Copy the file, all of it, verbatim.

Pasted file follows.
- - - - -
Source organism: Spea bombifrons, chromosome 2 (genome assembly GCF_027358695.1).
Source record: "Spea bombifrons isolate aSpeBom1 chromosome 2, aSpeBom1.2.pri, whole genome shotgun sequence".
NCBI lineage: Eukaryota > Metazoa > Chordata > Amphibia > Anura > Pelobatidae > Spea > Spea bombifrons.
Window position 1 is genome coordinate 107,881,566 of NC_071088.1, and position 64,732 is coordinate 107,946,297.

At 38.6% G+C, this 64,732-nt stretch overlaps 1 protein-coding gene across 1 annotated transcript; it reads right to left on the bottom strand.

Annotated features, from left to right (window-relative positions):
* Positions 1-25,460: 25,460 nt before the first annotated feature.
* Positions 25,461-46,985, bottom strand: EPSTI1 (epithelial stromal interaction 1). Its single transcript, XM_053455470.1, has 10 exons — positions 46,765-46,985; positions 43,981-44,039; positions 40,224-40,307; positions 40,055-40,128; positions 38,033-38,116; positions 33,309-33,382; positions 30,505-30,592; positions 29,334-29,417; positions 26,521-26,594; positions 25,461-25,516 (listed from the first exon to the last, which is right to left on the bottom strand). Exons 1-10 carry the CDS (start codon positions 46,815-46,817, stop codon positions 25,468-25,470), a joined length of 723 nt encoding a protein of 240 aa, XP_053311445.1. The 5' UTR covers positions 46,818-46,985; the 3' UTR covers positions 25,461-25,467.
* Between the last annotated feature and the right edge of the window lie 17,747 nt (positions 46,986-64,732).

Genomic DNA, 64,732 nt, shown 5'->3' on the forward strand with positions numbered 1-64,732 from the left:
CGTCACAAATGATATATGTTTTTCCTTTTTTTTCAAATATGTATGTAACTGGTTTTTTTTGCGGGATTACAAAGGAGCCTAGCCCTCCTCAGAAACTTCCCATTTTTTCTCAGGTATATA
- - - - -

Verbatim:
Source organism: Spea bombifrons, chromosome 2 (genome assembly GCF_027358695.1).
Source record: "Spea bombifrons isolate aSpeBom1 chromosome 2, aSpeBom1.2.pri, whole genome shotgun sequence".
NCBI lineage: Eukaryota > Metazoa > Chordata > Amphibia > Anura > Pelobatidae > Spea > Spea bombifrons.
Window position 1 is genome coordinate 107,881,566 of NC_071088.1, and position 64,732 is coordinate 107,946,297.

At 38.6% G+C, this 64,732-nt stretch overlaps 1 protein-coding gene across 1 annotated transcript; it reads right to left on the bottom strand.

Annotated features, from left to right (window-relative positions):
* Positions 1-25,460: 25,460 nt before the first annotated feature.
* Positions 25,461-46,985, bottom strand: EPSTI1 (epithelial stromal interaction 1). Its single transcript, XM_053455470.1, has 10 exons — positions 46,765-46,985; positions 43,981-44,039; positions 40,224-40,307; positions 40,055-40,128; positions 38,033-38,116; positions 33,309-33,382; positions 30,505-30,592; positions 29,334-29,417; positions 26,521-26,594; positions 25,461-25,516 (listed from the first exon to the last, which is right to left on the bottom strand). Exons 1-10 carry the CDS (start codon positions 46,815-46,817, stop codon positions 25,468-25,470), a joined length of 723 nt encoding a protein of 240 aa, XP_053311445.1. The 5' UTR covers positions 46,818-46,985; the 3' UTR covers positions 25,461-25,467.
* Between the last annotated feature and the right edge of the window lie 17,747 nt (positions 46,986-64,732).

Genomic DNA, 64,732 nt, shown 5'->3' on the forward strand with positions numbered 1-64,732 from the left:
CGTCACAAATGATATATGTTTTTCCTTTTTTTTCAAATATGTATGTAACTGGTTTTTTTTGCGGGATTACAAAGGAGCCTAGCCCTCCTCAGAAACTTCCCATTTTTTCTCAGGTATATA